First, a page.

4 Tips to Be an Effective, Efficient Remote Employee

4 Tips to Be an Effective, Efficient Remote Employee

Working remotely definitely has its perks: You can meet deadlines in your PJs, stay closer to family members, and sometimes have the freedom to work any hours of the day you prefer, as long as task milestones get met.

However, even people who are motivated find it’s harder than they envisioned to keep productivity levels high while being a remote employee. To avoid dealing with this common conundrum, take the tips below to heart.

Here are four tips to be an effective, efficient remote employee:

1. Distance yourself from distractions as a remote employee.

While working in a traditional office environment, there are many things that naturally help you avoid falling victim to distractions. For example, the simple desire to be seen as a hard worker by your peers may make you steer clear of social media when you’re on the clock. Furthermore, your workplace may have blocking software in use that prevents you from going to non-work-related sites. Using your cell phone to take personal calls may be frowned upon, too.

However, when you’re working remotely, many of these boundaries don’t exist or are much less prevalent. That’s why it’s up to you to do whatever it takes to keep distractions to a minimum. You may do that by installing browser plug-ins that prevent you from going to certain websites during work or even telling friends not to call you during specific hours unless it’s an emergency.

2. Be assertive about the tools you need to succeed.

When your remote workplace is not as well-equipped as a traditional office environment, you may find it’s much harder to get work done. A recent survey found 44 percent of respondents didn’t feel they were able to access relevant work applications on mobile devices. Others found it was harder than expected to gain access to company resources such as intranets while working remotely.

If you run into some of the same obstacles, speak up about the difficulties you encounter and be very clear about why they’re making it harder for you to work at the same rate as your peers at the office. At first, you may feel awkward about voicing those concerns, especially if you characteristically don’t complain much. However, keep in mind that by discussing shortcomings, you’re doing all other remote workers at your company a favor, too.

3. Stay in touch with office-bound colleagues as much as possible.

There are certainly some challenges associated with being a remote employee, and some of them have to be dealt with by managers as well as workers. Many remote workers don’t fully anticipate the necessary adjustment when switching from working with others to working alone.

It’s important to use all the methods at your disposal to stay in touch with colleagues at the office, no matter how physically far away from them you are. That may mean depending on videoconferencing services or one of the many instant messaging platforms that let you communicate nearly as quickly as if you were chatting face-to-face.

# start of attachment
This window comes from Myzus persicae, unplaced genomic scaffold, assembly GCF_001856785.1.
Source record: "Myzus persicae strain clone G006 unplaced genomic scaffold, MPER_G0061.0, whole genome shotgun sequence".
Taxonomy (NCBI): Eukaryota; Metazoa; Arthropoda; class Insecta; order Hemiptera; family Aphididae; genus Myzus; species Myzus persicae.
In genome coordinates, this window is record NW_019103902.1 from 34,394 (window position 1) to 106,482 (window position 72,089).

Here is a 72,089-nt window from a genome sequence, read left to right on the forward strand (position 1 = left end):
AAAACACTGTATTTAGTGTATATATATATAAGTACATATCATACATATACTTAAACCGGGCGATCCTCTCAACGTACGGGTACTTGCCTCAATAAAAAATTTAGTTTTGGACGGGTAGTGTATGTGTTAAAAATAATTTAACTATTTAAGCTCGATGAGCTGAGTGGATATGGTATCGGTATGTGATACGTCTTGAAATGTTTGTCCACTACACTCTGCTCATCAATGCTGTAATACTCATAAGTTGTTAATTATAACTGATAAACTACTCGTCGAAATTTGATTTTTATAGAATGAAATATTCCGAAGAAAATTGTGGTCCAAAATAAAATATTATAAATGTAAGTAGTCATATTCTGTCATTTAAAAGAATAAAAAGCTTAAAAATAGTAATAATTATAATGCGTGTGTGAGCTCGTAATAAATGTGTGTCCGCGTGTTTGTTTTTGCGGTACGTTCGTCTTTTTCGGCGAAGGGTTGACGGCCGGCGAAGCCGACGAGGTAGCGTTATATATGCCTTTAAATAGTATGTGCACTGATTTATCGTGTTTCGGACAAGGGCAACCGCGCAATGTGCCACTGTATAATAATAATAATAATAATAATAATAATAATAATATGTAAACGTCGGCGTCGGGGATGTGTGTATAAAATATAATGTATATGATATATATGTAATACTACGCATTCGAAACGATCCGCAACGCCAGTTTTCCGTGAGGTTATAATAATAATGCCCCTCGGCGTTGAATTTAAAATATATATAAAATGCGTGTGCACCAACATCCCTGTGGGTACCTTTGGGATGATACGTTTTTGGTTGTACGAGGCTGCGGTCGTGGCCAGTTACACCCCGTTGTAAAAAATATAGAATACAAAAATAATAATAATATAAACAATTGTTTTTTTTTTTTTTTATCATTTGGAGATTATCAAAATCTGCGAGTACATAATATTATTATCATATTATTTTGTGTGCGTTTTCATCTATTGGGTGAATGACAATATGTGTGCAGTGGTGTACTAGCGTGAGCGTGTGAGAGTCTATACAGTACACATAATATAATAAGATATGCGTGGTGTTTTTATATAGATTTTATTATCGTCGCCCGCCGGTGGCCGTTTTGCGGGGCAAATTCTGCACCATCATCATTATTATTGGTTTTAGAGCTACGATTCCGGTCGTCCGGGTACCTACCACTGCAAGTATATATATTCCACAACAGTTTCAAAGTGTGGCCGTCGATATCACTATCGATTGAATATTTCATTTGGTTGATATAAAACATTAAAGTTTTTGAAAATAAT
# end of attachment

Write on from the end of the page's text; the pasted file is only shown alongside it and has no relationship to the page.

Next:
Also, if possible, participate in company social events your office hosts. Whether they’re annual picnics in the park or happy hours at your city’s beloved watering hole, these gatherings can strengthen the ties between you and your coworkers—plus they help you feel more connected to what’s going on at the office.

4. Be sure to set realistic and healthy boundaries.

When you’re a remote employee, you’ll undoubtedly find there are positive and negative aspects of the arrangement. You may discover that, in your eagerness to perform at least as well as your colleagues, you’re working harder than you ever did at the office. You might also notice a pattern where you only rarely take lunch breaks and when they do occur, it’s always while still sitting at your desk.

Stay in tune with how you feel when working and be careful not to let yourself get too close to the burnout stage. When you manage your time wisely, you may eventually find you get more done in fewer hours. However, if you edge too far to the other end of the spectrum and constantly push yourself toward the breaking point, all that work may be counterproductive.

Always value your lunch break and allow yourself to rest fully during that period. Multitasking as you scarf down a sandwich is definitely not preferable. Close your laptop and actually sit at a table to eat slowly and enjoy the food instead.

Figuring out how to stay productive as a remote employee requires work in itself, but being successful in your quest doesn’t have to feel impossible. The tips above will not only help you get more done, but they’ll also enable you to settle into the remote work routine.

Kayla MatthewsKayla Matthews is a productivity enthusiast who loves working from home. She’s the editor of Productivity Theory and ProductivityBytes.

By Kayla Matthews | November 17, 2015 | Categories: Work Remotely

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